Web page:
N.J. approves 3 more years of $300 million subsidies to keep its nuclear plants going

State officials say propping up the facilities is critical to meeting N.J.’s clean energy goals and that, if they close, fossil fuel plants may rise up to fill the void.

Steam clouds rise from PSEG’s nuclear complex in Lower Alloways Creek Township, New Jersey. (AP file photo)

Steam clouds rise from PSEG’s nuclear complex in Lower Alloways Creek Township, New Jersey. (AP file photo)

New Jersey’s utility regulator on Tuesday awarded the state’s three nuclear energy facilities $300 million per year for another three years under a program set up to keep the power plants from closing down.

Critics of PSEG and Exelon say the energy companies have exaggerated the financial troubles facing their nuclear plants, but the companies and state officials say propping up the facilities is critical to meeting New Jersey’s clean energy goals and that, if they close, fossil fuel plants may rise up to fill the void.

“Were these plants to close, we would lose the single largest source of the state’s overall clean energy power supply,” said Board of Public Utilities President Joe Fiordaliso, “and be forced to make up that supply with sources such as fossil fuels.”

The subsidies will be funded through charges to all New Jersey electricity customers, and the board said in a press release that “collection of funds to pay for the credits the Board approved today will begin immediately.”

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In 2019 the board approved the first round of subsidies through the so-called Zero Emission Certificate program, awarding the $300 million annual subsidy to the three nuclear plants for three years in a controversial vote. PSEG and Exelon co-own Salem Units 1 and 2, while PSEG owns Hope Creek outright.

At the time, the BPU’s five commissioners only had the ability to award the full $300 million per year or deny the applications in full. They were restricted from awarding a lower amount.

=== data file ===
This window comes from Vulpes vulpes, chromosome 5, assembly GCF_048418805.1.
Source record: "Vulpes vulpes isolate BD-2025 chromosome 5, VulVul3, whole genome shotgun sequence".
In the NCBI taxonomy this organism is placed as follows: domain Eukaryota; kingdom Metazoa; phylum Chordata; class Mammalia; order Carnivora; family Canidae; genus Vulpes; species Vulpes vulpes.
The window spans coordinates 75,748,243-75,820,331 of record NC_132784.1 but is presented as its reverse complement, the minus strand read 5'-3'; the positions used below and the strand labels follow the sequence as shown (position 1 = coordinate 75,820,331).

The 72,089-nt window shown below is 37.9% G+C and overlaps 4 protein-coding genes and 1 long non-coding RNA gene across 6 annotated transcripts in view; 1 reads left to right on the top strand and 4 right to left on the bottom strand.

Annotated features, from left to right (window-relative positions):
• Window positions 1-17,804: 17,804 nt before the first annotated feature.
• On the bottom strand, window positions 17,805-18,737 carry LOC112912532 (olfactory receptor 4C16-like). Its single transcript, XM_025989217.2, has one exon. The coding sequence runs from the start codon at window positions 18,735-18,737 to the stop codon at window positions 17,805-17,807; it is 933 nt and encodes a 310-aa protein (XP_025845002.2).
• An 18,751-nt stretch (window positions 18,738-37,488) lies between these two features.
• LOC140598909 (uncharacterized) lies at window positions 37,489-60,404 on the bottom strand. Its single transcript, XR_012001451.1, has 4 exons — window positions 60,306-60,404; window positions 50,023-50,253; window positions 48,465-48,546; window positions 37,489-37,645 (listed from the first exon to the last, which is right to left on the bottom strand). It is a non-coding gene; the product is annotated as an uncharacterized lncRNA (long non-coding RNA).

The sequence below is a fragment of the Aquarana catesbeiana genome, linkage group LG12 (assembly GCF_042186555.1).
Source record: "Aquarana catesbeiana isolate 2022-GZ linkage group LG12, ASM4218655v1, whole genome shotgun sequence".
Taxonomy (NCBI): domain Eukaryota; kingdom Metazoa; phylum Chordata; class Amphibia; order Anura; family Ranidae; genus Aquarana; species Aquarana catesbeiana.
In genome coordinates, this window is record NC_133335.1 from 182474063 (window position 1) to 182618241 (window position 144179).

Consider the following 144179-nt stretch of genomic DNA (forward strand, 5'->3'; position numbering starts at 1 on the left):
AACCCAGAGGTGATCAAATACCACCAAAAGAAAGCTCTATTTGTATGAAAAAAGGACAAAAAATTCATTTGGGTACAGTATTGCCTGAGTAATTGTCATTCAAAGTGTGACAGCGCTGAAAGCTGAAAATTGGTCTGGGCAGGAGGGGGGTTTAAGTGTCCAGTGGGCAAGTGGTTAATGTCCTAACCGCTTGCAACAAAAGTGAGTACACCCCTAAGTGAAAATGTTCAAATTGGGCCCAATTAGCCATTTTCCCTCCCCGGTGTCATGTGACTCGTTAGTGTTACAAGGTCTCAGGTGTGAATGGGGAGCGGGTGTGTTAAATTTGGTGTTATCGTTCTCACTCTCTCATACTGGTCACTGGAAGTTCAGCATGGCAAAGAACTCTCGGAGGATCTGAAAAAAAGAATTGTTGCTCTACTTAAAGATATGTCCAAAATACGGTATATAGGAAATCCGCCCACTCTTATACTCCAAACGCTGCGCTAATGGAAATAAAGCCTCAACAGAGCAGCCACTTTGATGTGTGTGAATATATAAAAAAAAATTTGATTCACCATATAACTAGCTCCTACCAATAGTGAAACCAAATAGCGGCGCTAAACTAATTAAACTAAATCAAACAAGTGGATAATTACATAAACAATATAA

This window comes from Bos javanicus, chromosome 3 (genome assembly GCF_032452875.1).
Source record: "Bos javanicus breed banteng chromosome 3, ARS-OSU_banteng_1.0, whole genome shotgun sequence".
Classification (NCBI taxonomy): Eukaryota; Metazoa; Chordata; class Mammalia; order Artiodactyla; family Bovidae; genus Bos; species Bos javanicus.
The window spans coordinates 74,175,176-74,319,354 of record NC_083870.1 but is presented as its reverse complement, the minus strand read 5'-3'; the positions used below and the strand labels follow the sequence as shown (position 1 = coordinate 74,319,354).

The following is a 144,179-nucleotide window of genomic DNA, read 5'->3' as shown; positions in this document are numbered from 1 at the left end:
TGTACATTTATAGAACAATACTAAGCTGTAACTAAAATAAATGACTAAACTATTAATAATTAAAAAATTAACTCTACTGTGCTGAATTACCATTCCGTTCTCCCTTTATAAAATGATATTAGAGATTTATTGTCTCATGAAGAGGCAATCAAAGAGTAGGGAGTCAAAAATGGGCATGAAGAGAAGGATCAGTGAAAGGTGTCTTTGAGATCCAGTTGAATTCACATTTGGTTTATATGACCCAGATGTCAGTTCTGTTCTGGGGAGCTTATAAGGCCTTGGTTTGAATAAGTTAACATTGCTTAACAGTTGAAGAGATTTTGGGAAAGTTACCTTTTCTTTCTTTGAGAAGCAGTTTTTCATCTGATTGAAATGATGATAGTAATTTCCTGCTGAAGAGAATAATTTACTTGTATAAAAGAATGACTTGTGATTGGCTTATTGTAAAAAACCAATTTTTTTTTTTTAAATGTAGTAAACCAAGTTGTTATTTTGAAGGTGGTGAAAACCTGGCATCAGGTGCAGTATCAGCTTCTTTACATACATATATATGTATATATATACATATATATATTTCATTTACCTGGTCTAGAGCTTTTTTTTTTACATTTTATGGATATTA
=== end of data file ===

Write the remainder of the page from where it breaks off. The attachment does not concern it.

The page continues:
This time, however, the board did have discretion to give the nuclear plants a less generous subsidy if they deemed it was sufficient to maintain the state’s “air quality and environmental objectives.”

But several commissioners said during the board’s virtual meeting Tuesday morning that officials and board members at PSEG told them they would close the nuclear plants for anything less than the full $300 million subsidy.

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“Apparently the legislature’s call for data-based decision making, months of analysis by various consultants, and the preparation of voluminous reports by numerous parties were a meaningless exercise,” said Commissioner Bob Gordon. “Personally, I’m very disappointed by the level of intransigence in this exercise of market power.”

PSEG CEO Ralph Izzo previously said before the BPU and in an earnings call that the company would actually need more than the full amount allowed under the law to operate the plants. The cost of operating nuclear plants and complying with strict regulations, lower prices driven by an increase in natural gas production, and the lack of a nationwide greenhouse gas emissions policy has put PSEG’s nuclear energy sector on unsure financial footing, the company has argued.